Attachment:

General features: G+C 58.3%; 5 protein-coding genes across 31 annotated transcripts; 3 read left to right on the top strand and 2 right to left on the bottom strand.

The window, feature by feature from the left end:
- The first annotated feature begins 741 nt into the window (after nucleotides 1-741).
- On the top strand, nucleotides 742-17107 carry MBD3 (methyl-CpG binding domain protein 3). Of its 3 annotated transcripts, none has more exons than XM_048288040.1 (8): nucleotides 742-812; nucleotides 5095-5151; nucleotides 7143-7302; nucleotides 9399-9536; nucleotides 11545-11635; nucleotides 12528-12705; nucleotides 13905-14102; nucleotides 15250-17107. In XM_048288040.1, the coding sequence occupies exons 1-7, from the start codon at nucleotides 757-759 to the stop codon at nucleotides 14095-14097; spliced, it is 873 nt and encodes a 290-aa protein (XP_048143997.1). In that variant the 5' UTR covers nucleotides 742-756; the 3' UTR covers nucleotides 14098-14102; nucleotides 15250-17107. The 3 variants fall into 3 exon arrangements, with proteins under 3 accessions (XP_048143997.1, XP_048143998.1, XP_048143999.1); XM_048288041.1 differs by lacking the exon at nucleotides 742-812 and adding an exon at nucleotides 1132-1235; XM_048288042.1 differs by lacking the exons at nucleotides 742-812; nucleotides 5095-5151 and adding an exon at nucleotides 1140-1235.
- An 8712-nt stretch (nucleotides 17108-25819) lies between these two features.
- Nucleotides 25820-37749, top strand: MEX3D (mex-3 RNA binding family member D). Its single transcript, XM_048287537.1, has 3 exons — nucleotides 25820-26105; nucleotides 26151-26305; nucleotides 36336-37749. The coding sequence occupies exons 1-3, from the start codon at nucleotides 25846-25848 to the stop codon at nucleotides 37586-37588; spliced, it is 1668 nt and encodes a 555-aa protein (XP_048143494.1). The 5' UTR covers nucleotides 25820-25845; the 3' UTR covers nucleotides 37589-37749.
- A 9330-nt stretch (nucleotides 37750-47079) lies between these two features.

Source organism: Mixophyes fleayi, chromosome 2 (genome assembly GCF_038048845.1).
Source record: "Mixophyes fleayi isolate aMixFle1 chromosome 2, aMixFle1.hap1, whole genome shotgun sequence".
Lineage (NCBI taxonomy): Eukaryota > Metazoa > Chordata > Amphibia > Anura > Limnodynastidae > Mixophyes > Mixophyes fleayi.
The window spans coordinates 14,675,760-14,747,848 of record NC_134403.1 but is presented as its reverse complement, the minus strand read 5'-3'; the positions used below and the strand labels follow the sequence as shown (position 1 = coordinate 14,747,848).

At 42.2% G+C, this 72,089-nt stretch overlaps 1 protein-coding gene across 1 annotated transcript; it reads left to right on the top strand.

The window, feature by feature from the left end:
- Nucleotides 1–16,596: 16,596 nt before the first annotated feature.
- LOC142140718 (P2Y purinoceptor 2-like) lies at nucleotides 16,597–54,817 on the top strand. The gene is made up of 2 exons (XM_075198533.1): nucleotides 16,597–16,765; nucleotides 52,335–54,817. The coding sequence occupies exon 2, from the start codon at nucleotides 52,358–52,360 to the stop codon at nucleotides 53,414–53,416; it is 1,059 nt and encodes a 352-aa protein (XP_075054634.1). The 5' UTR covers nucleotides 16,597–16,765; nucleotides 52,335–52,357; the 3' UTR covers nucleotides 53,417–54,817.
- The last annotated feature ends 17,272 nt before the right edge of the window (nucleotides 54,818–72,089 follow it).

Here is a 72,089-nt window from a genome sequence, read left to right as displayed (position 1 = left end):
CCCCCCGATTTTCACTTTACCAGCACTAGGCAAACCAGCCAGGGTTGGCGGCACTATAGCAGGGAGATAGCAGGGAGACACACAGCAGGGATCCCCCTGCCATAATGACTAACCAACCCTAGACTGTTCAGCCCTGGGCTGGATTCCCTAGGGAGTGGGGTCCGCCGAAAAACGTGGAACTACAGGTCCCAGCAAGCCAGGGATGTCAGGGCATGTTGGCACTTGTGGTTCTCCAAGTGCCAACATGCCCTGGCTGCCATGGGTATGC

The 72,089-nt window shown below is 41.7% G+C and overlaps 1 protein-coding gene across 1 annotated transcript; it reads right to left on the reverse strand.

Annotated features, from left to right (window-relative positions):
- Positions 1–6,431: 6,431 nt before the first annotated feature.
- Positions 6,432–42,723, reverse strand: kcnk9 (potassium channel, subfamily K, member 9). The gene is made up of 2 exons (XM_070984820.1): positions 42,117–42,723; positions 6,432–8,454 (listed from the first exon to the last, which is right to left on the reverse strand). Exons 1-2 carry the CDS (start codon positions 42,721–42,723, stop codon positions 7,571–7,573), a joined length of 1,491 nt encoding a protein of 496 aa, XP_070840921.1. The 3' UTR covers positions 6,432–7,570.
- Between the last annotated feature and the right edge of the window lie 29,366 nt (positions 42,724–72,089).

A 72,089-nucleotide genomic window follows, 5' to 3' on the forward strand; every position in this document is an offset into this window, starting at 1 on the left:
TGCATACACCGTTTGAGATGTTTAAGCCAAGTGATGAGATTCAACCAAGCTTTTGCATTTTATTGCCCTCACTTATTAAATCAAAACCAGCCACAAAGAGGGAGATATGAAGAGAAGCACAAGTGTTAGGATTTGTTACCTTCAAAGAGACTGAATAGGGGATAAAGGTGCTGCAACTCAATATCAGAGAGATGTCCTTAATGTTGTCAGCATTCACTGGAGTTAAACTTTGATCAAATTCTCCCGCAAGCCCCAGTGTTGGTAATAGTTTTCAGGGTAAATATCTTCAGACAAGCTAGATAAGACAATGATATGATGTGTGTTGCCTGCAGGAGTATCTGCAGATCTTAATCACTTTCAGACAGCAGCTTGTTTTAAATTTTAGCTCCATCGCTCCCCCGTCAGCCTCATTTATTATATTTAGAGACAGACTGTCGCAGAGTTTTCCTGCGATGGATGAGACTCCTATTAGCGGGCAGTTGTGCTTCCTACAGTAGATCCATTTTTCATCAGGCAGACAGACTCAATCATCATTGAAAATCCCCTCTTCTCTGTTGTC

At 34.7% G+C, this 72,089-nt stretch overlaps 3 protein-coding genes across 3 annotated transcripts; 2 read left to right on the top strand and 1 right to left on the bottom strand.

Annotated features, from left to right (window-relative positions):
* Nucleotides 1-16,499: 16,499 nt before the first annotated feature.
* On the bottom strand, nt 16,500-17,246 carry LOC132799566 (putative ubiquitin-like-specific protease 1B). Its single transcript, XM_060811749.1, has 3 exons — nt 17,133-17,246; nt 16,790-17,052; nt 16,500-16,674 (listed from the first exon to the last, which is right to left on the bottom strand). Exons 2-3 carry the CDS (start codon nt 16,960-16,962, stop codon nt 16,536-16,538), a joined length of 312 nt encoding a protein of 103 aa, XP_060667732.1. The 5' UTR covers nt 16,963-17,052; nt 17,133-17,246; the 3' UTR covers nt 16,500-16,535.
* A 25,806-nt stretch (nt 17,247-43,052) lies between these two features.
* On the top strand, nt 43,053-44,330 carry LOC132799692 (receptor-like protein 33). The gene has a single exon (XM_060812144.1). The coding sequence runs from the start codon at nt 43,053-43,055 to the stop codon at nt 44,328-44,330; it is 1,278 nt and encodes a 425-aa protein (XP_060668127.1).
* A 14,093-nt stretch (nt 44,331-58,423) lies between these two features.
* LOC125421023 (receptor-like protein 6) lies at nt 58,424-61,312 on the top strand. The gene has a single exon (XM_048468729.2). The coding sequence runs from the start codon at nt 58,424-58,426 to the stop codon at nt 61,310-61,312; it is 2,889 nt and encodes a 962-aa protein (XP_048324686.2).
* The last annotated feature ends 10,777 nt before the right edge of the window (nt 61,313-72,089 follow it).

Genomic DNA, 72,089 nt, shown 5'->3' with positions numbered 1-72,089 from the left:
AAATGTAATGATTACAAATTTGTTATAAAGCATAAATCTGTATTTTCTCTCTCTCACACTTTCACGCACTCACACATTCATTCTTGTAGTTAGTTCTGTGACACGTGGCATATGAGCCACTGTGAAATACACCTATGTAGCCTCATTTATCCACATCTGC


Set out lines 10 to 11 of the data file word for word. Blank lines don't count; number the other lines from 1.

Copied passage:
Lineage (NCBI taxonomy): Eukaryota > Metazoa > Chordata > Amphibia > Anura > Limnodynastidae > Mixophyes > Mixophyes fleayi.
The window spans coordinates 14,675,760-14,747,848 of record NC_134403.1 but is presented as its reverse complement, the minus strand read 5'-3'; the positions used below and the strand labels follow the sequence as shown (position 1 = coordinate 14,747,848).